Haddonfield's homes gloriously decorated for the holidays will benefit a decidedly shabbier looking room this year.
The annual Holiday House Tour in Haddonfield both provides the thrill—and sometimes a bit of low-level envy—of homes decked out for the season, while also benefitting a worthy community cause.
This year, the Dec. 8 tour proceeds will go to Lights, Camera, Action!, a nonprofit organization established several years ago to modernize and modify the auditorium at Haddonfield Memorial High School.
Previous recipients of the tour, now in its 11th year, include the Haddonfield Historical Society, HATCH (the dinosaur sculpture project), Markeim Arts Center, Haddon Fortnightly, Interfaith Caregivers, and Friends of the Library.
Tickets are $15 in advance or $20 on the day of the tour. They may be purchased online at www.haddonfieldnj.org, or in person or by check or credit card at the Haddonfield Information Center at 2 Kings Court. Advance tickets also may be purchased for cash at the information center or at any of the participating homes on the day of the event. The phone number for the information center is 856-216-7253.
Over the past decade, the house tour has raised $17,000-$20,000 each year, said Arlene Fiorilli, event co-chair. About 2,500 tickets are sold annually.
Fiorilli’s co-chair, Betsy Anderson, said the Holiday House Tour board of directors each year solicits requests for the tour beneficiary from all of the nonprofit agencies in town.
“Probably 50 or 70 organizations get a letter and this year we got seven or eight applications,” said Anderson. Lights, Camera, Action! won out because “they are trying to raise a huge sum and this is a way to help them,” she added.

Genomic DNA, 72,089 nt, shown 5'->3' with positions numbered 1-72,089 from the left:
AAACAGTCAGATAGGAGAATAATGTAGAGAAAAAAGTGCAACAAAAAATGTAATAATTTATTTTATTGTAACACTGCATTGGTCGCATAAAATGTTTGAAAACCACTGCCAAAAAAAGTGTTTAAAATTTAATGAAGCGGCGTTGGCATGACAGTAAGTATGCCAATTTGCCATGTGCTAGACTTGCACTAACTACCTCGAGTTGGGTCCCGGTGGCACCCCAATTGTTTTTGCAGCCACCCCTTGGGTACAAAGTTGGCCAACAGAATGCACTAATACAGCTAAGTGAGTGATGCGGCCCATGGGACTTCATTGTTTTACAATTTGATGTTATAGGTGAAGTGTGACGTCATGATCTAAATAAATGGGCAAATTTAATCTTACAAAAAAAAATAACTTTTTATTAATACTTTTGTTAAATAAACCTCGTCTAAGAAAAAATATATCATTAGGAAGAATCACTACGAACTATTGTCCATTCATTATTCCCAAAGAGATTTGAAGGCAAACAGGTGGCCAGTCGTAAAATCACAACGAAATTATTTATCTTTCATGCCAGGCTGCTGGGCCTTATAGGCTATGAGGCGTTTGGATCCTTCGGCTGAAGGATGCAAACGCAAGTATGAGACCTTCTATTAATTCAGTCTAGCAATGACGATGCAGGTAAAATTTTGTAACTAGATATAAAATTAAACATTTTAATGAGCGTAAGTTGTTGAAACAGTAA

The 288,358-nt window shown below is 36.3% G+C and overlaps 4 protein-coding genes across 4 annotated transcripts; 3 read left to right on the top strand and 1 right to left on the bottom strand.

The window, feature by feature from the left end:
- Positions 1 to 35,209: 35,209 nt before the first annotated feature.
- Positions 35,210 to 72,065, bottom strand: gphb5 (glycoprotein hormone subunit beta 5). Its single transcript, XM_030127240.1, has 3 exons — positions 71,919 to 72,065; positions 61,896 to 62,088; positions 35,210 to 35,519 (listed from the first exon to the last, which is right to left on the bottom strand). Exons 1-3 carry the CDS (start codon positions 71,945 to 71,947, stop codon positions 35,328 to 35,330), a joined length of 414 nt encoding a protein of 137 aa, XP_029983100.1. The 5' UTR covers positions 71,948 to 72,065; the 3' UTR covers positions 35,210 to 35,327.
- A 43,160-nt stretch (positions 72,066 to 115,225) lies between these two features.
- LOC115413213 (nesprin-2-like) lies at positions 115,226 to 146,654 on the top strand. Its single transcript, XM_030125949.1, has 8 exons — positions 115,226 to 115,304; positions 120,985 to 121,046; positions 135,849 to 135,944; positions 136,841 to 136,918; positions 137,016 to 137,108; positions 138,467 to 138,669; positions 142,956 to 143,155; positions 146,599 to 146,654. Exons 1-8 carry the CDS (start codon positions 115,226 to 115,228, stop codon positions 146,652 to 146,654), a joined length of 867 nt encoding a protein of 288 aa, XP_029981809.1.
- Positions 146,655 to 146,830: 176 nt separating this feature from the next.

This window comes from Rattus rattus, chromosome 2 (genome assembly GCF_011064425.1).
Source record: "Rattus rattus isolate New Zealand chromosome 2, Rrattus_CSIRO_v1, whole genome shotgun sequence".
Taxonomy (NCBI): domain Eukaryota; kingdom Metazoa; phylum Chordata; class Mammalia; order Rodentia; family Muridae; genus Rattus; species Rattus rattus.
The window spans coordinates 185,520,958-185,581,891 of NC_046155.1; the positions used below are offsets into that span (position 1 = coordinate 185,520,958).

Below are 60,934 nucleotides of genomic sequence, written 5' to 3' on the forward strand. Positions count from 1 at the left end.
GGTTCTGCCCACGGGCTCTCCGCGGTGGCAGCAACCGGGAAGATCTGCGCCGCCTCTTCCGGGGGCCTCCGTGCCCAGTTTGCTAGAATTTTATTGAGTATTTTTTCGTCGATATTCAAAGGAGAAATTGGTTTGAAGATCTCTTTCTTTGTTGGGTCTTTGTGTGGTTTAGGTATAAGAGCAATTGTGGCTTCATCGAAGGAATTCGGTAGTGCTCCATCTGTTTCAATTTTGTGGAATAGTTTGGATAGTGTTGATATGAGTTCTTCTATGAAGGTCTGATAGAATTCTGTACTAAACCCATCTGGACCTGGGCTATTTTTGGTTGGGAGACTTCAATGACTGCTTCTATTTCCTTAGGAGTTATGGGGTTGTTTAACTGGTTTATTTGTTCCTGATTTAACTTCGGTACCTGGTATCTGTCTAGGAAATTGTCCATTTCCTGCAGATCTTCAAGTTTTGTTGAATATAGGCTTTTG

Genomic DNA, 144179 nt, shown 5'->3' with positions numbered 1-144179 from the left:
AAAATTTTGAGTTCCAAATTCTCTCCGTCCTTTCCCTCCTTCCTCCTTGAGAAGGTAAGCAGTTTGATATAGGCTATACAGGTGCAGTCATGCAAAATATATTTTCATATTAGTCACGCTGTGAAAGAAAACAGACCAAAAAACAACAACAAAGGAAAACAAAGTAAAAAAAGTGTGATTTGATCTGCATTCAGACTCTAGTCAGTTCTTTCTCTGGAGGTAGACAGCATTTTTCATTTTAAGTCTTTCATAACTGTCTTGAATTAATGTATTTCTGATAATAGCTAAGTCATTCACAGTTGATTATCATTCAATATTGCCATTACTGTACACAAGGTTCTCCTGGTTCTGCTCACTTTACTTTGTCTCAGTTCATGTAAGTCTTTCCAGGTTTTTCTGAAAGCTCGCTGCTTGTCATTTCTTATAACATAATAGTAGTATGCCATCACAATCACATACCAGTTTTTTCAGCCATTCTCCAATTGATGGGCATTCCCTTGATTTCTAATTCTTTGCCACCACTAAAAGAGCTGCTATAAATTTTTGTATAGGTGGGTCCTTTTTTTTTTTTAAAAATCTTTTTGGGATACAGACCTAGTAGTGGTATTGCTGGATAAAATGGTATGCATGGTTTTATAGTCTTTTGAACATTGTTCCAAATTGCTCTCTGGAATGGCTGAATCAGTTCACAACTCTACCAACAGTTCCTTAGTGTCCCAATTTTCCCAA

An auditorium in disrepair
Janice W. Hunt, a Haddonfield resident for about 15 years, is the push behind the auditorium renovation project. The high school auditorium, she said, hasn’t been updated since the 1960s, other than minor modifications to the lighting system about 10 years ago. Committee co-chair Deanna Burney noted South Jersey Magazine has recognized Haddonfield's student body its level of artistic talent.
Yet, said Hunt, “The auditorium hasn’t been painted in years and the stage curtains are faded and torn. The initial target price of improvements was about $150,000."
In 2010, the group applied for a matching grant from the State of New Jersey, which approved the expenditure of $400,000, with $240,000, or 60 percent, to be raised locally. There is a 2013 deadline to use the state funds.
Hunt said the school district has advertised for bids for an improved sound system, which she considers the most crucial and most expensive portion of the re-do, with an estimated cost of $75,000.
Other projects to be tackled later include a new lighting system, at about $37,000, stage draperies at $30,000, and miscellaneous improvements like paint, about $8,000.
The borough school board is pleased that the auditorium project will have additional financial support generated by the house tour, said Steven Weinstein, president of the Board of Education.
"We are grateful that this longstanding holiday tradition is assisting in this campaign started and pushed entirely by volunteers. Hopefully this funding will complete the goals. Together with the fundraising and the use of some grants, we will move forward with Phase 1 and the new sound system that will enhance the quality drama and music programs put on by our students."
"Our buildings are old and in need of constant updating but it is the involvement of our parents and community that allows us not only to maintain our quality, but to teach our students the value of community and the uniqueness of Haddonfield,” Weinstein added.